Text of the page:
The always interesting Timothy Burke has a post on the economics of conference attendance, inspired by Brian Croxall’s essay about why he didn’t attend the MLA. The key problem for both of them is that the way the academic job market is structured inn the humanities forces job seekers to attend the MLA for “screening interviews,” used to cut a long list of applicants down to the three or so who will be invited to campus.

This is almost a two cultures moment, because this isn’t the situation in my part of academia. It’s not that the job market is any better, but there isn’t the same automatic “screening interview” step in physics. In the umpteen job searches we’ve done since I started here, we’ve done phone interviews once, and had a colleague informally talk with candidates at a national meeting once, maybe twice.

I’m curious as to how general this is, though– is physics an outlier, or is the interview-at-a-conference thing an odd quirk of the humanities? So, here’s a poll to try to make this quasi-quantitative:


While I haven’t had the experience of interviewing or being interviewed at a conference, I can’t say I feel deprived. The whole thing sounds horrible to me, and I’m more than happy to do without it. Of course, doing without it does put a lot more emphasis on the folder-reading stage of things, because you need to immediately cut the list down to the three-ish candidates who will visit campus. I’ll take that, though, over cattle-call interviews.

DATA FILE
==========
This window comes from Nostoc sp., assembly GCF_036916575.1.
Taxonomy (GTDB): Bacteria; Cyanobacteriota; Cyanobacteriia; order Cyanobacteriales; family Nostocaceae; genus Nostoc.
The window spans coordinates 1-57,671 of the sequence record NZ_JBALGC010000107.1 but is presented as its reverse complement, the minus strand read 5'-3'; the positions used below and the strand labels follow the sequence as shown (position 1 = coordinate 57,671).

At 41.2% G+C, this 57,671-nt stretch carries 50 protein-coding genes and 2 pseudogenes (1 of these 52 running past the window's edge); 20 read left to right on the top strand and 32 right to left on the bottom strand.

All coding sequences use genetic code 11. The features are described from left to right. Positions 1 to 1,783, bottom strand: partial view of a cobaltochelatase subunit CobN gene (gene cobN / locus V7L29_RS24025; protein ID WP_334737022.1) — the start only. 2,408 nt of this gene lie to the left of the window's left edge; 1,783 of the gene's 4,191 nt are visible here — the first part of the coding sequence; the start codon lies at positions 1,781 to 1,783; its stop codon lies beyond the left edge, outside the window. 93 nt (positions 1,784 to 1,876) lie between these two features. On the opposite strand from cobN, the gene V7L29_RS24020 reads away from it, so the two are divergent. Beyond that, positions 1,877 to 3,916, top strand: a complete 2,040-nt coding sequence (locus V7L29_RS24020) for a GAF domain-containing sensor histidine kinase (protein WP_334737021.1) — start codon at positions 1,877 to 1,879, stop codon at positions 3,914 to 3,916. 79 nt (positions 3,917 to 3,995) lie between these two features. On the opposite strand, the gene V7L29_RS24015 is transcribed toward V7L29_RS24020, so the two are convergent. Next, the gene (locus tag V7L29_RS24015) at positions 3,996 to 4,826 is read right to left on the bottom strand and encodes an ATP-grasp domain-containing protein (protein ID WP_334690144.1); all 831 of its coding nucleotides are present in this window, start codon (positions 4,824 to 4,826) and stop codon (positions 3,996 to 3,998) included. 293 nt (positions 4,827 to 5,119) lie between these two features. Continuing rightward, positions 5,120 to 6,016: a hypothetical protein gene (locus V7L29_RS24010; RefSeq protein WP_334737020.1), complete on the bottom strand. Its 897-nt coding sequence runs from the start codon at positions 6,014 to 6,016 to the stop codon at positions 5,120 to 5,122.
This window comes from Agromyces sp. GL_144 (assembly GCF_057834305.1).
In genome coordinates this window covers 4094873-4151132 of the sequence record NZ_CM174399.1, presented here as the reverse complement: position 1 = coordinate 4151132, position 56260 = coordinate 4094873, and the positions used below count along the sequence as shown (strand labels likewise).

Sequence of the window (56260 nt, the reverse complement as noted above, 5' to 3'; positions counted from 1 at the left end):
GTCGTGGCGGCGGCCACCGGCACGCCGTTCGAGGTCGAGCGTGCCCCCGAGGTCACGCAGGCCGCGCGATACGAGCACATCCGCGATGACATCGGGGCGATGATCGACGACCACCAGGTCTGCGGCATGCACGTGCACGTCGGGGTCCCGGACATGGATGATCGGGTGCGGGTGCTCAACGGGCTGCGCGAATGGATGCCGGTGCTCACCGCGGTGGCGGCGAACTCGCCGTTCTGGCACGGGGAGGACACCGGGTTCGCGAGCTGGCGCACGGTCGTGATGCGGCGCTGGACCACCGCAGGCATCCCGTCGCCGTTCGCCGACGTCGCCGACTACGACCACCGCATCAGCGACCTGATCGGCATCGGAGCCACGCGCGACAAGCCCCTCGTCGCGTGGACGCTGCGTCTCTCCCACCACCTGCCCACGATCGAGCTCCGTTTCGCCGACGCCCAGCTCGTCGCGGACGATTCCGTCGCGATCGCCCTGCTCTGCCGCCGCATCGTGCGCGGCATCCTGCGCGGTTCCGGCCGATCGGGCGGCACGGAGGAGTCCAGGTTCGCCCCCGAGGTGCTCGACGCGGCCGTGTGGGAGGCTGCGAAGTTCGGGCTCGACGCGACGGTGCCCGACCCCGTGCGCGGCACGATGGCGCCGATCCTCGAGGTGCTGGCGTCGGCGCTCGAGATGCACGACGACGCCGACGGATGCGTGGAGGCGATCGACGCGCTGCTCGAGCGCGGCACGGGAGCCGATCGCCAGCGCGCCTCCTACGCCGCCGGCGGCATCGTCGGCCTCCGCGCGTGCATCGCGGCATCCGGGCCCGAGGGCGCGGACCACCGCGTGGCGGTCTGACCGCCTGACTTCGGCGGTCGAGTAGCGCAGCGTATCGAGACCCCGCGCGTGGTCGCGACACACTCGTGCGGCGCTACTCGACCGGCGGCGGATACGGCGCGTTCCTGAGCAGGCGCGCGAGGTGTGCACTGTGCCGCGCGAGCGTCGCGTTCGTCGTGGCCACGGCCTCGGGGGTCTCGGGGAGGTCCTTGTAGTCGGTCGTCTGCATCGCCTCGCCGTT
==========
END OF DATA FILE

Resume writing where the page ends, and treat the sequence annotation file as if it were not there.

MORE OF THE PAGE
Comments

  1. #1 onymous
    January 18, 2010

    I’m a little confused about the issue of why inviting job applicants to interview is so expensive. When a physics department is considering applicants for jobs, they’ll typically invite them to give a seminar. And these seminars go on whether hiring is happening or not, so inviting job applicants to give talks isn’t an added expense, it’s part of the normal operating budget of the department/group. Do history and English departments not normally have weekly seminars that they can invite their job candidates to?

  2. #2 Chad Orzel
    January 18, 2010

    I’m a little confused about the issue of why inviting job applicants to interview is so expensive. When a physics department is considering applicants for jobs, they’ll typically invite them to give a seminar. And these seminars go on whether hiring is happening or not, so inviting job applicants to give talks isn’t an added expense, it’s part of the normal operating budget of the department/group. Do history and English departments not normally have weekly seminars that they can invite their job candidates to?

    Outside speakers are frequently chosen to be cheap– we generally invite people who are local, or within a few hours’ drive of campus. This is because the money to pay for their travel comes out of the department’s operating budget. We can sometimes tap other pots of money for a particularly worthwhile speaker, but we try to hold the costs down as much as we can.

    Job candidates are generally charged to the Dean’s office, so we’re limited to three invites, maybe four if one is local. We could, in theory, invite more if we paid for them ourselves, but that’s generally not done.

    Science and engineering departments tend to run weekly (or nearly weekly) talk series, but this is much less common in the humanities and social sciences. This is probably because the operating budgets in sciences and engineering tend to be larger, and thus allow for the occasional speaker payment.

  3. #3 onymous
    January 18, 2010